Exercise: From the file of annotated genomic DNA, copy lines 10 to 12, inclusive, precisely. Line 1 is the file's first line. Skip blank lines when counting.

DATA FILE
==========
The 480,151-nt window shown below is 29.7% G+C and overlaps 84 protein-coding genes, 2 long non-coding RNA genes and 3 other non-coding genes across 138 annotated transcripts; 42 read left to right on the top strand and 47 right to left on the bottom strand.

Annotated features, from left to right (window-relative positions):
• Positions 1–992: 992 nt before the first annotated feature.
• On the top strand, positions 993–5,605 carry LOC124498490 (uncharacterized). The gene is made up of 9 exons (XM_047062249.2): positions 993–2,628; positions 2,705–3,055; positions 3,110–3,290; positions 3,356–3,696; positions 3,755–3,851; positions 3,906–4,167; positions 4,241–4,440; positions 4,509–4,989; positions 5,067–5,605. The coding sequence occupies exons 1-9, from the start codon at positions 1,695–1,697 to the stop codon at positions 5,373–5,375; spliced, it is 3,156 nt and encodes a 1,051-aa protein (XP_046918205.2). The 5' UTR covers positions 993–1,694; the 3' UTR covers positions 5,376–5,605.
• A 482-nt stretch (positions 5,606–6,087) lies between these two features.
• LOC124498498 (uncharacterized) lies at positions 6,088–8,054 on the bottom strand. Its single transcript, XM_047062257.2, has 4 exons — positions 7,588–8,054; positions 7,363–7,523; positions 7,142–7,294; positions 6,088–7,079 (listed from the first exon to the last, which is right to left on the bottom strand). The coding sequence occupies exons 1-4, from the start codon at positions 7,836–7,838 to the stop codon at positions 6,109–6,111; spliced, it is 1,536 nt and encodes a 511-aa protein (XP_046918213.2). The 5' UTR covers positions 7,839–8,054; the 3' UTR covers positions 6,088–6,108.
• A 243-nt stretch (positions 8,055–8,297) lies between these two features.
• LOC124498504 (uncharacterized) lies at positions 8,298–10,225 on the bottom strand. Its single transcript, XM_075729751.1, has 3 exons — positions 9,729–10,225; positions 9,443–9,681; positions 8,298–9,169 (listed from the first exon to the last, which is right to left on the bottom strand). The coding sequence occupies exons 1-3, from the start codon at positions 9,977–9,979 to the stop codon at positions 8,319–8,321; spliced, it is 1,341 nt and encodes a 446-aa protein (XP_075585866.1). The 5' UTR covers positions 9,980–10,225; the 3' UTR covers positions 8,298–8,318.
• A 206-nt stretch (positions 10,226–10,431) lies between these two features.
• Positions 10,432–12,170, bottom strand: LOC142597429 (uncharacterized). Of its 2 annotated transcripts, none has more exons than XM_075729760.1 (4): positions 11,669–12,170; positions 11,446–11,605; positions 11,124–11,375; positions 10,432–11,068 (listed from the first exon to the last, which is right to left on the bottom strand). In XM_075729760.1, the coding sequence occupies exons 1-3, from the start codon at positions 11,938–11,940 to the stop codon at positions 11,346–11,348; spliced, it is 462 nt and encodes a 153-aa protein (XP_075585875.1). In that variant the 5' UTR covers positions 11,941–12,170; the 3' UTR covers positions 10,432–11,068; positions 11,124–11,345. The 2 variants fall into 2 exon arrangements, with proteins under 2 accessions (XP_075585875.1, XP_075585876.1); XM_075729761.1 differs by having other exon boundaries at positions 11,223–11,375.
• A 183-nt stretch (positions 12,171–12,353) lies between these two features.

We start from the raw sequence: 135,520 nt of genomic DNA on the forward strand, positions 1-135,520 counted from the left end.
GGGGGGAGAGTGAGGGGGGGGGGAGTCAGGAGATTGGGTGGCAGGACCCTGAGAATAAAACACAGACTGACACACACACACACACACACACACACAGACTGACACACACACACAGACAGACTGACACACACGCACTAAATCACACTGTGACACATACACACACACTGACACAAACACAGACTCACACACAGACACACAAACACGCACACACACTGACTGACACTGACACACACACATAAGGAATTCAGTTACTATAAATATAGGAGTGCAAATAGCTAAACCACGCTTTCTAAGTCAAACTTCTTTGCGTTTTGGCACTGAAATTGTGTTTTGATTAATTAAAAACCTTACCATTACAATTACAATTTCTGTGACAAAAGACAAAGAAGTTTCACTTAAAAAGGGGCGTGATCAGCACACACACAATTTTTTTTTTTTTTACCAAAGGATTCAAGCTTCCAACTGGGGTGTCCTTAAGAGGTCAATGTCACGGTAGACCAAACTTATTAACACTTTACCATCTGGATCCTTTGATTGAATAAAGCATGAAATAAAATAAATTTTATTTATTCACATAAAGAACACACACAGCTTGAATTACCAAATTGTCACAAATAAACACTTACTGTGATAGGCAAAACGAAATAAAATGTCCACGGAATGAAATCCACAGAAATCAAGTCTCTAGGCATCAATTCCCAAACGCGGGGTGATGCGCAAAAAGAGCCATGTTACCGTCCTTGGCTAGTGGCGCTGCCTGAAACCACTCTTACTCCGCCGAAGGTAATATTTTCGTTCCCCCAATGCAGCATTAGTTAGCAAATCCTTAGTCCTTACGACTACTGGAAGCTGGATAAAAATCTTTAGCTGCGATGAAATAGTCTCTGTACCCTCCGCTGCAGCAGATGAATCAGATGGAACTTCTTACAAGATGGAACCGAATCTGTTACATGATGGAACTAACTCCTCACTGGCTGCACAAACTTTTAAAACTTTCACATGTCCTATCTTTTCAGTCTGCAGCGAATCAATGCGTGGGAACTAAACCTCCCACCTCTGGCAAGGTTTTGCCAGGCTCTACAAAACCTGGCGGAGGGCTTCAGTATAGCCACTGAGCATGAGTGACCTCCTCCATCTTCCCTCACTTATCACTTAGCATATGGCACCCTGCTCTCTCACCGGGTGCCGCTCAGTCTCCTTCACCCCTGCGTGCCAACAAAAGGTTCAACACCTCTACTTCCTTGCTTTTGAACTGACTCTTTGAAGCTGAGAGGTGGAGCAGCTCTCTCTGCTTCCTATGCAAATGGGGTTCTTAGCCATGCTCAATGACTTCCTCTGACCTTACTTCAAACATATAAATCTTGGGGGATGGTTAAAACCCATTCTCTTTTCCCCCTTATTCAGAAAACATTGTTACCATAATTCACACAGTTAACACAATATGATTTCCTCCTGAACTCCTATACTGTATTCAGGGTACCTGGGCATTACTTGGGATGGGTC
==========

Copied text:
• Positions 10,432–12,170, bottom strand: LOC142597429 (uncharacterized). Of its 2 annotated transcripts, none has more exons than XM_075729760.1 (4): positions 11,669–12,170; positions 11,446–11,605; positions 11,124–11,375; positions 10,432–11,068 (listed from the first exon to the last, which is right to left on the bottom strand). In XM_075729760.1, the coding sequence occupies exons 1-3, from the start codon at positions 11,938–11,940 to the stop codon at positions 11,346–11,348; spliced, it is 462 nt and encodes a 153-aa protein (XP_075585875.1). In that variant the 5' UTR covers positions 11,941–12,170; the 3' UTR covers positions 10,432–11,068; positions 11,124–11,345. The 2 variants fall into 2 exon arrangements, with proteins under 2 accessions (XP_075585875.1, XP_075585876.1); XM_075729761.1 differs by having other exon boundaries at positions 11,223–11,375.
• A 183-nt stretch (positions 12,171–12,353) lies between these two features.

We start from the raw sequence: 135,520 nt of genomic DNA on the forward strand, positions 1-135,520 counted from the left end.